Some classic instruments seem to spring out of nowhere - unprecedented bursts of creative genius that shake the industry and leave competitors scrambling to keep up. Others, though, only appear after a long gestation period, growing in scope and maturity as the design is refined over multiple iterations. Such is the case with Akai’s MPC60, the now legendary drum machine-cum-sampler-cum-sequencer.
It all started when Roger Linn - a struggling musician at the time - decided that building his own drum machine might be a viable alternative to the expensive preset analogue rhythm boxes available at the time. An early dabbler in computers, he created a grid-based rhythm program to suit his needs. His chosen method of 8-bit sample playback for sound generation would change music forever after.
The fruit of his labours was the LM-1 Drum Computer, released to a stunned music industry in 1980. A rousing success, it spawned two follow-ups: the LinnDrum in 1982 and the Linn 9000 in 1984. The latter model has only recently received the attention it was probably due, but at the time it was seen as something of a misfire. Big, buggy, but loaded with high-end features intended to appeal to a professional market, the Linn 9000 offered 32 tracks of MIDI sequencing, 8-bit sampling (with editing) and 18 velocity-sensitive drum pads laid out in an almost-familiar arrangement on the front panel.
If this sounds familiar, that’s because the Linn 9000 was - unintentionally - a dry run for the machine Linn would design for Akai, the company for whom he worked after the 9000 helped to sink his own outfit.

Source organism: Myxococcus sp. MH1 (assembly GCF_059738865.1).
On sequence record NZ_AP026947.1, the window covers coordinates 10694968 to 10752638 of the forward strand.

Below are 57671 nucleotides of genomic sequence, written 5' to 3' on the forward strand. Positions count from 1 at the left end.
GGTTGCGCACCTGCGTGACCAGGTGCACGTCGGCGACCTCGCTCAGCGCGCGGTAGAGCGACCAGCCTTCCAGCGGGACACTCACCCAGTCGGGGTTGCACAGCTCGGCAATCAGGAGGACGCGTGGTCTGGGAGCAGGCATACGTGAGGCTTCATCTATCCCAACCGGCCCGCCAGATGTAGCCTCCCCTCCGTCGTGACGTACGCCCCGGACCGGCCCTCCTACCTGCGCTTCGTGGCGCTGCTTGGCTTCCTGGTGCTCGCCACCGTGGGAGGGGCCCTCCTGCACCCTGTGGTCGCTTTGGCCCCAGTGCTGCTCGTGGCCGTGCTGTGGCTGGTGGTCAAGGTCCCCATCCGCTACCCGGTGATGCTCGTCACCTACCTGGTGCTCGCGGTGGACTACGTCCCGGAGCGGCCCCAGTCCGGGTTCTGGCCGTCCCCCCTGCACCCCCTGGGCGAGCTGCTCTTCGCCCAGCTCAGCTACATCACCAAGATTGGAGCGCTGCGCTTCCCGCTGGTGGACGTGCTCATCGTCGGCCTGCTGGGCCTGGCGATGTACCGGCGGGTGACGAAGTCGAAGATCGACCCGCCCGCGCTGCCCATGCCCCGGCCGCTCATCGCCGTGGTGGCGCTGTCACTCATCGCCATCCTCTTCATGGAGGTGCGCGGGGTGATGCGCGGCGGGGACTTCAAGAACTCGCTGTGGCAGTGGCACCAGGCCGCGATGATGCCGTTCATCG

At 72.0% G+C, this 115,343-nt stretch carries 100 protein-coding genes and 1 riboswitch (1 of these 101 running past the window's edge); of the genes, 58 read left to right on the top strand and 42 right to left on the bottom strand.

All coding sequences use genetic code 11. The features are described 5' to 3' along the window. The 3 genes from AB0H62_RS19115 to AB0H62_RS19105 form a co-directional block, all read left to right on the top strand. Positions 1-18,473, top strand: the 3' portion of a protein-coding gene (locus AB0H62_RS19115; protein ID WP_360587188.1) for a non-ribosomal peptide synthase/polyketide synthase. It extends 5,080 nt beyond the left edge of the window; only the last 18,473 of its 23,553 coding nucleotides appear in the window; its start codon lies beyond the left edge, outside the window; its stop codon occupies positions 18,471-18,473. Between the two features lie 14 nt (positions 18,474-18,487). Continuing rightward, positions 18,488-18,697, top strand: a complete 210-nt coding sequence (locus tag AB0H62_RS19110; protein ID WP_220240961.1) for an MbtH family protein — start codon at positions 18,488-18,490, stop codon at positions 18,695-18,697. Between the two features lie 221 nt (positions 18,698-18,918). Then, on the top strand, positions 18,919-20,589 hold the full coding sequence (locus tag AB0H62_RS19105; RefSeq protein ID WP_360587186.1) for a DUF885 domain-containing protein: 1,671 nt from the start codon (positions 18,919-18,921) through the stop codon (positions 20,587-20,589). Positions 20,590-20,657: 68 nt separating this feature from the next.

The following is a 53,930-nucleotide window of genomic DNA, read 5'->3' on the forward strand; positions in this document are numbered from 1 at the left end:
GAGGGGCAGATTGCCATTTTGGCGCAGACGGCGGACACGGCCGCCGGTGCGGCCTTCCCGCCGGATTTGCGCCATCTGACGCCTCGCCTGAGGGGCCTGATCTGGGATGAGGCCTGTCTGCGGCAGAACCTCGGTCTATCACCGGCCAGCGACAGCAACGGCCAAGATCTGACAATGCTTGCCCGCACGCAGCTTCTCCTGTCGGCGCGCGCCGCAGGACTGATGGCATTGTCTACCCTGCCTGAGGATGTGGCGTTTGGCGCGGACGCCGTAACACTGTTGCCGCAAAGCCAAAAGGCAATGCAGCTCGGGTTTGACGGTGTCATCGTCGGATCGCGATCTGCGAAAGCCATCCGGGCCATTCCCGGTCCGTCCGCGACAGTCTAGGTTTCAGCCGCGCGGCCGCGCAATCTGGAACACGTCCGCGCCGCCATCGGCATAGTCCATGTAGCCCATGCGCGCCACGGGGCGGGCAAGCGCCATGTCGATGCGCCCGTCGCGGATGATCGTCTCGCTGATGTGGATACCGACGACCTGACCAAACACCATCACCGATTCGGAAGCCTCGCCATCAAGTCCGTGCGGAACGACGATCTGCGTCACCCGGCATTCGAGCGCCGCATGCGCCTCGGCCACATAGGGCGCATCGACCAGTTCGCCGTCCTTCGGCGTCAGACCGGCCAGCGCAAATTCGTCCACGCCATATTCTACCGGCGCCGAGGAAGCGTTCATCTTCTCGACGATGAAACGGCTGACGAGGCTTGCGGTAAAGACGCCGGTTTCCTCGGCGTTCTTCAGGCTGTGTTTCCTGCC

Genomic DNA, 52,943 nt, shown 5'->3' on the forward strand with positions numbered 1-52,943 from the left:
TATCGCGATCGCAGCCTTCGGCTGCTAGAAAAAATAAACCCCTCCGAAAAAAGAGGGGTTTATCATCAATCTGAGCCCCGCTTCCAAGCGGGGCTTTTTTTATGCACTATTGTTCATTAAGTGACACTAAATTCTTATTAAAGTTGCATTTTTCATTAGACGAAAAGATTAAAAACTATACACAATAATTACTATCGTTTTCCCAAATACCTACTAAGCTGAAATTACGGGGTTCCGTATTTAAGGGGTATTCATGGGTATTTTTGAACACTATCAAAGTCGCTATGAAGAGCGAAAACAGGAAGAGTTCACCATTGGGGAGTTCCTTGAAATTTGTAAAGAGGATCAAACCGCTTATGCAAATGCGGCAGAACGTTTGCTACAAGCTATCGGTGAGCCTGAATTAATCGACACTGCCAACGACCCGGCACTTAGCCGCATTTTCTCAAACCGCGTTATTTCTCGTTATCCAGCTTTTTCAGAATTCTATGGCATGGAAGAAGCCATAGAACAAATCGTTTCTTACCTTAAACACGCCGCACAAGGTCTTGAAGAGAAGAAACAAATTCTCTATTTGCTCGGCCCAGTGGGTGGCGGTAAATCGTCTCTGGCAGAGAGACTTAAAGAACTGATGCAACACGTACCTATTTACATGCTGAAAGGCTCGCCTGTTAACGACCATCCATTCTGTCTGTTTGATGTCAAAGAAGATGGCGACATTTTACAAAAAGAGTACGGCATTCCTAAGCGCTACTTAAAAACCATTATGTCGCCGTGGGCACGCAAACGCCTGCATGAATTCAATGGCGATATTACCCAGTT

Unlike the Linn Electronics incarnation, Akai’s MPC60 was a fully-realised and mature product. A tidier - and somewhat austere - front panel adorned with buttons and 16 velocity-sensitive pads, the MPC60 provided producers with then-advanced features like MIDI, MTC and SMPTE sync, 16-voice polyphony, and upgraded audio quality in the form of the gritty 12-bit, 40kHz stereo samples that would put an indelible stamp on every beat made with the thing.
Also instantly identifiable is that famous Linn groove. First developed for the LM-1, Roger Linn’s swinging shuffle function was used in every one of his beatboxes and helped make the MPC60 a classic among R&B and hip-hop producers.
The original MPC60 was followed by a sleek but relatively unchanged MkII model in 1991, and countless editions since.
Virtually every groovebox released in the past 30 years owes a little something to the MPC60, and today its legacy is apparent even in software samplers and MIDI controllers.
Before the MPC60, there were drum machines, samplers and sequencers. Roger Linn combined them in one device, adding intuitive performance controls and creating an entirely new kind of interface between man and machine that continues to inspire thousands of musicians and producers to the present day.
Although Akai’s focus of late has been on software MPCs with dedicated hardware controllers, the recently announced MPC X and MPC Live look set to bring them back to their standalone roots. We can't wait to get our hands on them!
Three virtualised MPCs
Akai MPC Element/Essentials
A hybrid product from Akai itself, MPC Element consists of an inexpensive USB controller clearly carrying the legacy of the MPC line. it works with the MPC Essentials software or can be used with an unlocked copy of the higher-spec MPC Software for a fully realised MPC experience.
Other hardware options are also available.
FULL REVIEW: Akai MPC Element/Essentials
Akai conspired with Retronyms to create iMPC for the iPad. Loaded with over 1200 samples, it provides the instantly recognisable MPC interface, albeit one based on their more recent MPC hardware.
Though tapping out a beat on a glass screen lacks the tactile feedback of the real thing, iMPC is loads of fun for a steal of a price.
FULL REVIEW: Akai iMPC
One Small Clue Poise
Like so many others both hard and soft, this Windows-only rhythm production instrument is clearly based on the look and feel of the Akai MPC series.
Designed for quick and easy usage, Poise allows you to drag up to eight samples onto any of its 16 pads. Basic editing is on-hand and a humanisation function helps you defy the grid.
READ MORE: One Small Clue Poise